Nursing
e-Newsletter
Intelligence Unit Special Reports Special Events Subscribe Sponsored Departments Follow Us

Twitter Facebook LinkedIn RSS

Move Over Oprah: Book Clubs Connect Nurses with Patients

Sarah Kearns, for HealthLeaders Media, April 1, 2010

When the phrase "book club" comes up, one thinks of a group of people, meeting at a coffee shop or a member's home, discussing the most recent best-seller discussed on Oprah's daytime television show.

However, the definition of a book club will now have to include nurses reading medical-themed literature to better connect with their patients.

The first hospital to institute the idea of a nursing/physician based book club was in 1997, and over the past decade-plus, similar ideas and book clubs have become more popular across 25 states, including California, Massachusetts, and New York.

By reading medical themed literature—such as "The Death of Ivan Illyich" by Tolstoy or "The Diving Bell and the Butterfly" by French Elle Editor-in-Chief Jean-Dominique Bauby—nurses and physicians can develop a better understanding of what the patient is going through.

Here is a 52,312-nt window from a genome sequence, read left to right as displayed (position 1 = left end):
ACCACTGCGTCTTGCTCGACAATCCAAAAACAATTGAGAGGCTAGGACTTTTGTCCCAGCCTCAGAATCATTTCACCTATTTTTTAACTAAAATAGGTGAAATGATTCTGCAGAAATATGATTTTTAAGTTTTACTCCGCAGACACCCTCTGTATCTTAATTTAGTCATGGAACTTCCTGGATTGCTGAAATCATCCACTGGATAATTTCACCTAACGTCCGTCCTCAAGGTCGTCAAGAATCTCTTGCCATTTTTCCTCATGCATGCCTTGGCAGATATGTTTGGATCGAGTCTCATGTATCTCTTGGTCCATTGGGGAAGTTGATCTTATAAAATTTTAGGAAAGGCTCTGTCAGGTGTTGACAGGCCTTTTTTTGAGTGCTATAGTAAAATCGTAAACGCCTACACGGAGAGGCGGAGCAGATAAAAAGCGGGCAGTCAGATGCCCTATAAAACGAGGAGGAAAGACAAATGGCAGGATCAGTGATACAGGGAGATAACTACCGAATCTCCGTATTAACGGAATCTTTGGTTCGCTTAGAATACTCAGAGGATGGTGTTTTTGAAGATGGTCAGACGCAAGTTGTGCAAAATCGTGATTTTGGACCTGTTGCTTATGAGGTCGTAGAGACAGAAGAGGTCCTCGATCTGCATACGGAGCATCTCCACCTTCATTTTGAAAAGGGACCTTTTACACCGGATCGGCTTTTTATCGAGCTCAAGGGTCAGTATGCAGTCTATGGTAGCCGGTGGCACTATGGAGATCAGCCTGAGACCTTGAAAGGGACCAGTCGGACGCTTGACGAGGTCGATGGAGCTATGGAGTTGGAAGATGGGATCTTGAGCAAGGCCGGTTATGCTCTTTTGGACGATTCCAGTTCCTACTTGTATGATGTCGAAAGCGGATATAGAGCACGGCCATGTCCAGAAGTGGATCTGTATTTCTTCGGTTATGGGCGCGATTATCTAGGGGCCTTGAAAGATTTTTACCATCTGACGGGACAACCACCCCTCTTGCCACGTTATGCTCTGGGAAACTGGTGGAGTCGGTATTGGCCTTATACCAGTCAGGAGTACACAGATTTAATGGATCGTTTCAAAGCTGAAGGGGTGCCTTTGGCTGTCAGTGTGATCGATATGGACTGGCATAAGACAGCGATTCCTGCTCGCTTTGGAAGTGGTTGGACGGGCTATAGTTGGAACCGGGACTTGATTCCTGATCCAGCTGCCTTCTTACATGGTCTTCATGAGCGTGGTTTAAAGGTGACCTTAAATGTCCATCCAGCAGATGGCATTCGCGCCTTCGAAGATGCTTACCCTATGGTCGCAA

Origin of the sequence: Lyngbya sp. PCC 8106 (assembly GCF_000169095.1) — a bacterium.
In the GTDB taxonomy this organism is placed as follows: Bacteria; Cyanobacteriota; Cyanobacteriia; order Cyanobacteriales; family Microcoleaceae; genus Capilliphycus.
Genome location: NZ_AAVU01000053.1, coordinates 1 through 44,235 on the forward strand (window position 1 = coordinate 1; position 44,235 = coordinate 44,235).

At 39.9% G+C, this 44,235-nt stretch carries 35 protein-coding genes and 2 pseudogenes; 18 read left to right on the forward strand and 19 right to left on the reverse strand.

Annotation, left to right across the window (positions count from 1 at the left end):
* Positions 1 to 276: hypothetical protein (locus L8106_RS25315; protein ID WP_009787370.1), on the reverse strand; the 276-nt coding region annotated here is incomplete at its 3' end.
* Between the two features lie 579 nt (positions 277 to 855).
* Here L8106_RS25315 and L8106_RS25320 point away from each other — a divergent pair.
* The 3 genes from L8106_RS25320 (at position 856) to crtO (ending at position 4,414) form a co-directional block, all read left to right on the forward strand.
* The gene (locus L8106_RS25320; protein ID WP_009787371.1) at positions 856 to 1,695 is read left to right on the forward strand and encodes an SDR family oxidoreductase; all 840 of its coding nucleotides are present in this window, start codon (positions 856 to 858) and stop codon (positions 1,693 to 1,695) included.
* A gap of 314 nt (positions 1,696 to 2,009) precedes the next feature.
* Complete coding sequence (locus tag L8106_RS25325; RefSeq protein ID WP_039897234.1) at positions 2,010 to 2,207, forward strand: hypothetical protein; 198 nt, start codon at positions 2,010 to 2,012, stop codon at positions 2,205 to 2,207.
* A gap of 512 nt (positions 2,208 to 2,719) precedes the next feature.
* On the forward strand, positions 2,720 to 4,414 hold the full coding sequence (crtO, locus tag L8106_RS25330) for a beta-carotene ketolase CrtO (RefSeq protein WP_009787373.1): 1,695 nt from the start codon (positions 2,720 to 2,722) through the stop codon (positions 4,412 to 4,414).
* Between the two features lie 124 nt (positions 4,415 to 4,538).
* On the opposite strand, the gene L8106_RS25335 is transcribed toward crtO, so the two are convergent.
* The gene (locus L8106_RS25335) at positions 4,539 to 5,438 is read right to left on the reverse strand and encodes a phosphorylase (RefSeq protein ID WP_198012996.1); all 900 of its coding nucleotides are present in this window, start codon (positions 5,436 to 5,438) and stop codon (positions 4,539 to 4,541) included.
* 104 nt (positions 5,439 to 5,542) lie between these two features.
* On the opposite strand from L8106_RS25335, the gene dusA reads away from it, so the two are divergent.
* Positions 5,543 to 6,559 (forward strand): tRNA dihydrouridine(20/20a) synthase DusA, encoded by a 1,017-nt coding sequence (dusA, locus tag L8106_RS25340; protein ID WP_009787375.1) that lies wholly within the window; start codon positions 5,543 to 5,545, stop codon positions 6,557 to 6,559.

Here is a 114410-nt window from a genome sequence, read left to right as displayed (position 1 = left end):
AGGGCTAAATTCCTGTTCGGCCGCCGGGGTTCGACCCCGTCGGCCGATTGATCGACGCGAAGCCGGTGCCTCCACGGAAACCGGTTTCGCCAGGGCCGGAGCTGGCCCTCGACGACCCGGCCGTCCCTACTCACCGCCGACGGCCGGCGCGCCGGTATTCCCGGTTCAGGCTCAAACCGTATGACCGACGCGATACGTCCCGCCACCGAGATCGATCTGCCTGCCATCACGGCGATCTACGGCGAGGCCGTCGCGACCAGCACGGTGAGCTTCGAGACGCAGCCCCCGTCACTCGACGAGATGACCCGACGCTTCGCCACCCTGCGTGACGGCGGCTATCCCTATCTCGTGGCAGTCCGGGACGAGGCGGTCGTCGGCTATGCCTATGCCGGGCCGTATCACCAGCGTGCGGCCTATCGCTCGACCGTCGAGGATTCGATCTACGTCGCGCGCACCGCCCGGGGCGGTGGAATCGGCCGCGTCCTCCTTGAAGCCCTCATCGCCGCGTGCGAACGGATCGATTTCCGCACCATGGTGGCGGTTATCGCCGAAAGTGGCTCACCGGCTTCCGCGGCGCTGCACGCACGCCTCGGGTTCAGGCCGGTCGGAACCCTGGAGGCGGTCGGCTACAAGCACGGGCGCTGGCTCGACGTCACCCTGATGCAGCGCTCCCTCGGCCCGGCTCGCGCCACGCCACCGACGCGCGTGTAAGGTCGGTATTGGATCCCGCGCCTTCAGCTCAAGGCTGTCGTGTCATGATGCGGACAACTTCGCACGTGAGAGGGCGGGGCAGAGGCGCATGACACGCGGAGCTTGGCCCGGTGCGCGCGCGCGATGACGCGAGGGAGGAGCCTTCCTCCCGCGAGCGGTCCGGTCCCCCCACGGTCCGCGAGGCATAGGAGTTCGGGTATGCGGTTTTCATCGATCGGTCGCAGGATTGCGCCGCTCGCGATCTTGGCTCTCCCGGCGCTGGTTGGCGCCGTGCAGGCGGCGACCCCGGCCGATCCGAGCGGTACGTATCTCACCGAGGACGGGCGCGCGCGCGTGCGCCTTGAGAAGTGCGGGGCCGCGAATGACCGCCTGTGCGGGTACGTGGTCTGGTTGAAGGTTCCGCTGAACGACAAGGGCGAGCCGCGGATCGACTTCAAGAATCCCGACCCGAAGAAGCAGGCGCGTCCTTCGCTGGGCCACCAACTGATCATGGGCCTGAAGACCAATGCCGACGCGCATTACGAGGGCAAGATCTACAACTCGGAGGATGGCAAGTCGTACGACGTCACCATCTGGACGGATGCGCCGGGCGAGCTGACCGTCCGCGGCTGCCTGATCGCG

Clinical Nurse Educator Lisette Cintron, RN, MSN, CHCQM, CNL, recalls how physicians formed a book club on their own at a previous place of employment. Cintron says that in addition to reading medical literature, "they read up on new and interesting evidenced-based topics and discuss their thoughts, findings, etc.," she says.

In addition to the book club, Cintron says the nurses also formed a journal club.

"The Journal Club is made up of nurses who review evidence-based practice topics and have discussions. They have even sent out information on the shared-governance councils as recommendations or suggestions that the facility may want to look into for possible changes and improvements."

As far as her own opinion on the idea, Cintron believes it has a positive effect for all participating parties.

"I believe that having book/journal clubs adds to the current knowledge base of nurses as well as physicians and can add positive outcomes to facilities that have it implemented within their organizations," she says.

As many nurses are already big advocates for finding alternative ways to grow in the practice through added knowledge and sharing of information, this is an example of life long learning, which Cintron supports.

"This is one avenue that can be used as a forum when one is not ready to return to school to further their education, but wants to continue learning and growing within their profession."


Sarah Kearns is an editor for HCPro in the Quality and Patient Safety Group. Contact Sarah at skearns@hcpro.com.

Comments are moderated. Please be patient.